We Anglicans are coming from somewhere else, even if some of our trappings look quite Counter-Reformation. We don’t like heavy-handed authority. English Anglo-Catholicism in the nineteenth century was quite “left-wing” in certain ways. The Establishment did not want Ritualist priests, so they established parishes in the poor districts of our cities and the slums. Tied up with Romanticism and medievalism, Anglo-Catholicism looked towards the Middle Ages and sought to recover something from that era of history and culture.
Anglicanism has always had that establishment character about it, not only its subservience to the State, but a stable and established local Church. I perceive the Anglican Patrimony as a kind of English Gallicanism, local Catholicism that fits into its ambient culture (I don't mean the anti-Christian "culture" of our time – I say this, as I can already hear you wince!) as well as maintaining links of communion with the Church elsewhere. Anglicanism broke from Rome, so this desire for universal communion manifested itself in the early Ecumenical movement.
This is the main thing I think we need to preserve. More than trappings or even particular liturgical rites, or things we can see and touch, our Patrimony is a spirit by which we live in the communion of the Universal Church. We eschew excessive authority and totalitarianism. I don’t know about the Americans and other Anglo-Saxons, but we English like to think we do things, not because we have to on pain of punishment, but we because we believe it is right. I have written on this stuff before, but not so far so explicitly in comparison with the Counter-Reformation spirit.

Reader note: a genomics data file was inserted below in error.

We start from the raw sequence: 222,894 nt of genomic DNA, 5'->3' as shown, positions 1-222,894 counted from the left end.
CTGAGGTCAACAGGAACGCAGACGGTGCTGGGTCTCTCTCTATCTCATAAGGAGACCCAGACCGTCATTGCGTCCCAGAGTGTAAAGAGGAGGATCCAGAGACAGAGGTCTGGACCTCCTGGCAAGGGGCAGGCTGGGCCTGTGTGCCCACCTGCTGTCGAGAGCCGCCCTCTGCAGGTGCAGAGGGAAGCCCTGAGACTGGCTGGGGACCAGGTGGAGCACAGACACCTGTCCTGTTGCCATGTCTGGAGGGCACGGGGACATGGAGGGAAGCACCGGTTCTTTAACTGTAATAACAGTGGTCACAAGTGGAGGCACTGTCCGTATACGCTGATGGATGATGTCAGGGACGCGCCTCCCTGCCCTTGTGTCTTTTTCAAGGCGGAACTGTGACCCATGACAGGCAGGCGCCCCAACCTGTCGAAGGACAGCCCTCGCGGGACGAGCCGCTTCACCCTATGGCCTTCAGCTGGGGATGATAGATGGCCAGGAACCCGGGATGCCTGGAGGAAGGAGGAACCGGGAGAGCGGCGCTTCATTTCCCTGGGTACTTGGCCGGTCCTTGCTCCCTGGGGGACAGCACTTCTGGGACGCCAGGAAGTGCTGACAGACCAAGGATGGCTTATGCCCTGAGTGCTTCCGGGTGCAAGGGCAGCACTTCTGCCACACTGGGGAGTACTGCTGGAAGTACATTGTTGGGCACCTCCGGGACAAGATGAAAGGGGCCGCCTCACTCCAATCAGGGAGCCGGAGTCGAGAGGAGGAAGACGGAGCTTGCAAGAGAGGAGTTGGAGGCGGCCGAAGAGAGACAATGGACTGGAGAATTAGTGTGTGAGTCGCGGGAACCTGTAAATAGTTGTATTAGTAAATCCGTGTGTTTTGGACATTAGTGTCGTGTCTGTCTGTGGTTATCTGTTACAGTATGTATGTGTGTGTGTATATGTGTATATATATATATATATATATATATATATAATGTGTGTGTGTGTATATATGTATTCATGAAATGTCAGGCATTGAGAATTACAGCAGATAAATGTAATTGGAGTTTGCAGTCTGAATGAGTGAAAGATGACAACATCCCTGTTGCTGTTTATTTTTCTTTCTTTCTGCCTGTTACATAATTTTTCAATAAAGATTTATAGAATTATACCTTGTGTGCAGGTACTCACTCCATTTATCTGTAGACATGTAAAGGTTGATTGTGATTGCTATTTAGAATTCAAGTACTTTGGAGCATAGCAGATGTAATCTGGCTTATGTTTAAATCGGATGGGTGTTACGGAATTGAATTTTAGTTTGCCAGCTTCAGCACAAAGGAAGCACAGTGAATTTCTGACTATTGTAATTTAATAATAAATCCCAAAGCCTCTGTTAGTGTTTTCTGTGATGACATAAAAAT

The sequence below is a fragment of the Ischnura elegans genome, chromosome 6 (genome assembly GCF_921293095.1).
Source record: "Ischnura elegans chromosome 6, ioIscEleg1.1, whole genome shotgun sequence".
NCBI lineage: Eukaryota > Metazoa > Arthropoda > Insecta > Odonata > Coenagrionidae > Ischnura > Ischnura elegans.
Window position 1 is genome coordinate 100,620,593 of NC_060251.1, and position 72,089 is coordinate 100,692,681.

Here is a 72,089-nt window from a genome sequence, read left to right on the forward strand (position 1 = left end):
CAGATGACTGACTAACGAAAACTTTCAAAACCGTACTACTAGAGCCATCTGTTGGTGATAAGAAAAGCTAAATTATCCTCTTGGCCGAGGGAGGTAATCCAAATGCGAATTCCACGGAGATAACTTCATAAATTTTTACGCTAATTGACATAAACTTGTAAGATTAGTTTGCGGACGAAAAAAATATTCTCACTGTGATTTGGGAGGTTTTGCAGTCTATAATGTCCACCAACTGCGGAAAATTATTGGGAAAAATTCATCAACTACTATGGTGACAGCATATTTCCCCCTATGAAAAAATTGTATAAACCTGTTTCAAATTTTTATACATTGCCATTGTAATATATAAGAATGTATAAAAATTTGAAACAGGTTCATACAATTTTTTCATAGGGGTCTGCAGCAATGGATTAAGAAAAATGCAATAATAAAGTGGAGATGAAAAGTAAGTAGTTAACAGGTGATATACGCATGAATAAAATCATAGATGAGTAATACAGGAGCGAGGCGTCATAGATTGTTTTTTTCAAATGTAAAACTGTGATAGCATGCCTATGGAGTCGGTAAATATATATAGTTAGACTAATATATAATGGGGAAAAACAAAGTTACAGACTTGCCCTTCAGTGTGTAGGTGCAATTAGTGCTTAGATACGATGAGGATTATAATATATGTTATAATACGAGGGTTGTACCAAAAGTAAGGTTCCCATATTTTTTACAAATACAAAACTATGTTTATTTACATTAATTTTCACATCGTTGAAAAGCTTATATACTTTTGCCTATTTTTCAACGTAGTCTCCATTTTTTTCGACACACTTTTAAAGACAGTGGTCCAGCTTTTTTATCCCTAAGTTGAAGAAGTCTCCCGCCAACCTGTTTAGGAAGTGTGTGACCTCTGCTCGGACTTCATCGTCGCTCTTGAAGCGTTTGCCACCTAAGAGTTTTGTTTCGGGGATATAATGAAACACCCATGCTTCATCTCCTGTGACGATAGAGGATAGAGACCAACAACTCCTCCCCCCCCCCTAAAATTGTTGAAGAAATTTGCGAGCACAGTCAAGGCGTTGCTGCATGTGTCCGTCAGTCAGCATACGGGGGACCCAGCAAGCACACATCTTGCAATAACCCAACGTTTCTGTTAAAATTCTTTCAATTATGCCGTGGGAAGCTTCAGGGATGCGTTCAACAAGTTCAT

The Catholic Church sought to slough the Counter-Reformation image with Vatican II, but unfortunately many old assumptions and habits went unchallenged, and the intended renewal is still in our hopes and expectations. Many things were scrapped that should have been kept, and some of the worst aspects of totalitarian clericalism remained in the Vatican and dioceses around the world. Pope Benedict XVI lived all the way through those years, and it is fully understandable how he would not want to return to the kind of Church he knew as a boy and a young priest, or "evolve" to an extreme progressivism in the way Hans Küng did. The Church cannot go on oscillating between radicalism and reaction, but needs to find a solution above the old liberal / conservative dialectics. This, for Benedict XVI the visionary, is the interest of Anglicanism – if enough of us can be astute enough to go beyond our own institutional inertias and parochial concerns.
There’s the big picture! I hope we can rise to the challenge.